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The SAT Essay: Description, Timing & Strategies

The SAT Essay: Description, Timing & Strategies
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  • 0:05 A New 'Optional' Essay
  • 1:04 Facts About the Essay
  • 1:39 How to Time Your Essay
  • 3:12 Strategies for the Essay
  • 4:52 Lesson Summary
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Lesson Transcript
Instructor: Kevin Newton

Kevin has edited encyclopedias, taught middle and high school history, and has a master's degree in Islamic law.

Just because the SAT Essay is now optional doesn't mean you shouldn't pay attention to it! In fact, it's all the more reason to make sure you do well and show colleges just how smart you are.

A New 'Optional' Essay

Once upon a time, the very first section you had to take on the SAT involved an essay. Lasting 25 minutes, the essay section required you to read a position and then argue your case. Needless to say, this was chaotic. You had to determine your entire position, organize your essay and write it in the amount of time that some people spend waiting in line for their morning coffee.

As of March 2016, things are different. From that point on, the essay section of the SAT has changed. No longer is it at the beginning of the test. In fact, it's not even a required part of the exam anymore. However, that doesn't mean that you should avoid writing it. Colleges still see it and the last thing you want to convey to your dream school is that you couldn't spend 50 minutes giving them a sample of your writing ability. Furthermore, some colleges require the SAT with essay as part of the college application process. So, do the essay. Over the next few minutes, we'll learn more about the essay, how to time it, and some general strategies for the essay.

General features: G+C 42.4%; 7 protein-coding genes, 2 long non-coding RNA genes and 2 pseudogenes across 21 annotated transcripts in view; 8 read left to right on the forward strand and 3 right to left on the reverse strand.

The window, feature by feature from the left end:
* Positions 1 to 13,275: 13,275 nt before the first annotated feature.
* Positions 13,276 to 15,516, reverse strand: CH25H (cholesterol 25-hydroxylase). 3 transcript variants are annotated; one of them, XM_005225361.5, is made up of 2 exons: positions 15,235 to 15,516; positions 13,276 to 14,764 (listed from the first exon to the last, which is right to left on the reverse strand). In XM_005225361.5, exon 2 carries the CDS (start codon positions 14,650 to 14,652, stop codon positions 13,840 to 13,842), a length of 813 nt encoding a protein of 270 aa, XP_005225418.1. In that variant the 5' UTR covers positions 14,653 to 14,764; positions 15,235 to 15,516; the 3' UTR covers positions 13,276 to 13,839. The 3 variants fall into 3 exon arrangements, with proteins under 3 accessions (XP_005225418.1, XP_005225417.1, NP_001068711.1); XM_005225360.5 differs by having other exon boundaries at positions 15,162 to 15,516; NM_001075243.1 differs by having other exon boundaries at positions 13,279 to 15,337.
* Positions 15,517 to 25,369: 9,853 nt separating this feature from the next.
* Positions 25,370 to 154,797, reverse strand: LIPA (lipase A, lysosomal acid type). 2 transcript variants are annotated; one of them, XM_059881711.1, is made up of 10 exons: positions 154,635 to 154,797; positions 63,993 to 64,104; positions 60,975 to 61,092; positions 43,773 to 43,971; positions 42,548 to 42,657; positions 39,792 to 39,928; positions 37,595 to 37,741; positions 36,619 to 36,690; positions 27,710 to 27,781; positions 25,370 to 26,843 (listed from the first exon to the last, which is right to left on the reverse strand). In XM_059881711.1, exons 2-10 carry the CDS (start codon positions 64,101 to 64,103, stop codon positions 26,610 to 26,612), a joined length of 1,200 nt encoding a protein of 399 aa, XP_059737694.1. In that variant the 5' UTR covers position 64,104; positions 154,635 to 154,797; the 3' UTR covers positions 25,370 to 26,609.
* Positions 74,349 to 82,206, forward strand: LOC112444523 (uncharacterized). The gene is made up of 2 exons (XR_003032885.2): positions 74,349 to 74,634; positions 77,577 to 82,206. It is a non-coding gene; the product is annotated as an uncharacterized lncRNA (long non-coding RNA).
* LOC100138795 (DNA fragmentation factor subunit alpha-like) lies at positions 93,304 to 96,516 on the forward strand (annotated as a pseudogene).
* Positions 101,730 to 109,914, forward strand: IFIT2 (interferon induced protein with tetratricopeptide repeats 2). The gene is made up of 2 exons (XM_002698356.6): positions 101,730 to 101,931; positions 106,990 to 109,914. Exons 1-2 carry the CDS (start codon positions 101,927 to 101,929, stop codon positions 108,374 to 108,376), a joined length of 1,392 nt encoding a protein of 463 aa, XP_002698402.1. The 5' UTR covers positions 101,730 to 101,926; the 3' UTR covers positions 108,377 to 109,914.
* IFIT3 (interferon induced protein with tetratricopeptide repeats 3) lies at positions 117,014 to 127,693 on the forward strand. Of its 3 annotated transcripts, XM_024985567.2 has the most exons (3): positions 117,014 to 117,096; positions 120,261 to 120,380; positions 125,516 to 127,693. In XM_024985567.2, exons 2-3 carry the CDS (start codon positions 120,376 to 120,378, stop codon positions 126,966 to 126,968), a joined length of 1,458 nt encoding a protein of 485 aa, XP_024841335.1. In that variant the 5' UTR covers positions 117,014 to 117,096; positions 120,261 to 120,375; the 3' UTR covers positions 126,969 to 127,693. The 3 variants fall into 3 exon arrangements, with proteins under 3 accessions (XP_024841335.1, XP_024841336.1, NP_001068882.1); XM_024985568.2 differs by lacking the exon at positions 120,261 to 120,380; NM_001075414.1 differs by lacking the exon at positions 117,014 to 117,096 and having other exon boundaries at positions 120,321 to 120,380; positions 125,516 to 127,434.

Facts About the Essay

Okay, so you've decided that you're going to do the SAT with essay. There are some other things you should know. First of all, you've got 50 minutes to write the essay. That is more than enough time to get done what you need to accomplish. However, the biggest fact that you should be aware of is that the prompt is always the same. In short, you have to analyze the argument presented in a passage, paying special attention to evidence, reasoning, and style of the author. In past SAT essays, you had to make your own argument. With the new essay, you get to tear someone else's argument apart and see if it's any good.

How to Time Your Essay

You've got 50 minutes to write this essay, so you've actually got more than enough time to work. I won't give any firm limits on time here because everyone is different. If you write quickly once you have everything synthesized, then you'll probably want more time to analyze the work. Likewise, if you write slowly but can read over the material quickly, you'll want more time to write. However, you should do some basic steps no matter what.

First things first, take a breath. You've been undergoing three hours of testing by this point, the end is in sight and this is, with enough preparation, just a formality on your end. You've got this! Calm yourself, and it will be over very quickly.

Second, plan before you write. That means reading the passage and taking notes, even if it is just to scribble down a basic outline, that will make your work much more clear.

Third, make sure you really understand what the author is saying and how he or she is arguing for it. Nothing is worse than realizing that your thesis is completely wrong.

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